As long as people have engaged in private conversations, eavesdroppers have tried to listen in. When important matters were discussed in parlors, people slipped in under the eaves—literally within the “eavesdrop”—to hear what was being said. When conversations moved to telephones, the wires were tapped. And now that so much human activity takes place in cyberspace, spies have infiltrated that realm as well.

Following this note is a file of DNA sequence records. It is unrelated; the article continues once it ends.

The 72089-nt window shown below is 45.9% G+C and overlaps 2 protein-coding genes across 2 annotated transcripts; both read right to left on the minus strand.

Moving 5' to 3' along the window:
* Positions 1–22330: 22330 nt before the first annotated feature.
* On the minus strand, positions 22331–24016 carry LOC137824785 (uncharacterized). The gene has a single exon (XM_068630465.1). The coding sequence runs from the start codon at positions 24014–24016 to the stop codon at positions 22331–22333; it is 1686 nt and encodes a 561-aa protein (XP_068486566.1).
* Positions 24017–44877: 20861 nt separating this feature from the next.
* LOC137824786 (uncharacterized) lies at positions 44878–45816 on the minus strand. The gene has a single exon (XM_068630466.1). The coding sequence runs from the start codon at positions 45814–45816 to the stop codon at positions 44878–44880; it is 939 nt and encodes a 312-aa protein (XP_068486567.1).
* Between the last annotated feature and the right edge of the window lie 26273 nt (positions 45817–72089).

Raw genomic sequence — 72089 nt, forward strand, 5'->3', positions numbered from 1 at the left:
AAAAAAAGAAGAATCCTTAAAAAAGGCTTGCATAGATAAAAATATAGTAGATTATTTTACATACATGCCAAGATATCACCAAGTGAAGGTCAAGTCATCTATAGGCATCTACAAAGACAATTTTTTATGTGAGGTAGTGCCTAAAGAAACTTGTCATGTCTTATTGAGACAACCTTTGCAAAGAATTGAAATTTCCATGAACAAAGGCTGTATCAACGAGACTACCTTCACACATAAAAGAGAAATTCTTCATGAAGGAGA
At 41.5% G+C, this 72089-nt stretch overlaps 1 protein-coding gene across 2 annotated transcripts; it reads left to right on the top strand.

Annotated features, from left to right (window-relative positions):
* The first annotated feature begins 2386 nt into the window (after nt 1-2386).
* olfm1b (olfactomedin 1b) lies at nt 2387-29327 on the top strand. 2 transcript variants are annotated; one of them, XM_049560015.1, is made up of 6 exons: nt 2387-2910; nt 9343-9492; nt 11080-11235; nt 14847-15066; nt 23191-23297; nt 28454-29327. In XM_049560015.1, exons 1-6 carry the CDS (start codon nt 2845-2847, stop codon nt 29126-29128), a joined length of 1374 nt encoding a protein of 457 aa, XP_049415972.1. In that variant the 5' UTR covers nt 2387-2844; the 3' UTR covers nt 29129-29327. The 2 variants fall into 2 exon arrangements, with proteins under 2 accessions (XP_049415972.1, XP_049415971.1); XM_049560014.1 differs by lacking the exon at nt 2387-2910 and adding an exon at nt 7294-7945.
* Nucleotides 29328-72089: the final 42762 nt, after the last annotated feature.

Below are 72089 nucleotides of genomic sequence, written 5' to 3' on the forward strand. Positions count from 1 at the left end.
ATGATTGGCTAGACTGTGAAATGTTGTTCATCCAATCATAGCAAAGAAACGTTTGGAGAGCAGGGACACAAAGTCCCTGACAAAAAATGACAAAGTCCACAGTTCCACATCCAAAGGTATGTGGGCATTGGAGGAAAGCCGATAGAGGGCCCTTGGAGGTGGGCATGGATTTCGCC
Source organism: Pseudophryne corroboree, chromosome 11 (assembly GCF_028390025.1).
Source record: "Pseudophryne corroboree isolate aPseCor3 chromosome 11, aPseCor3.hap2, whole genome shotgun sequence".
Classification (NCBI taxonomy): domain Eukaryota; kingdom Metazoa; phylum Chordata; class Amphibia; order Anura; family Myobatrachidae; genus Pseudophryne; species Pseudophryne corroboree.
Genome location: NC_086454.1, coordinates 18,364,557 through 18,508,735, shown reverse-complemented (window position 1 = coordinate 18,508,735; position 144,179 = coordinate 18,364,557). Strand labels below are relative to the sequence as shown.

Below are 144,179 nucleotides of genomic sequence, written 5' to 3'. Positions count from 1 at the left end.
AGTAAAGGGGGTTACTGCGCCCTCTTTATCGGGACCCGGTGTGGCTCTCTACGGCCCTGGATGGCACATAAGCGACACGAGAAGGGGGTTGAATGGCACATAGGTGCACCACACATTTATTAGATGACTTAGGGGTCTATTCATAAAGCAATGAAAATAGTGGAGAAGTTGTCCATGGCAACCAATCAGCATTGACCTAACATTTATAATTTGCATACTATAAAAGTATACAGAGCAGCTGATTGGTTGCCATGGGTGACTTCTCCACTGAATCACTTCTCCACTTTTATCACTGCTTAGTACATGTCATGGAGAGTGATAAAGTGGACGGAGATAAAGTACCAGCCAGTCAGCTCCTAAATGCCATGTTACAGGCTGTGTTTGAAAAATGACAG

Unlike earlier, physical frontiers, cyberspace is a human construct. The rules, designs and investments we make in cyberspace will shape the ways espionage, privacy and security will interact. Today there is a clear movement to give intelligence activities a privileged position, building in the capacity of authorities to intercept cyberspace communications. The advantages of this trend for fighting crime and terrorism are obvious.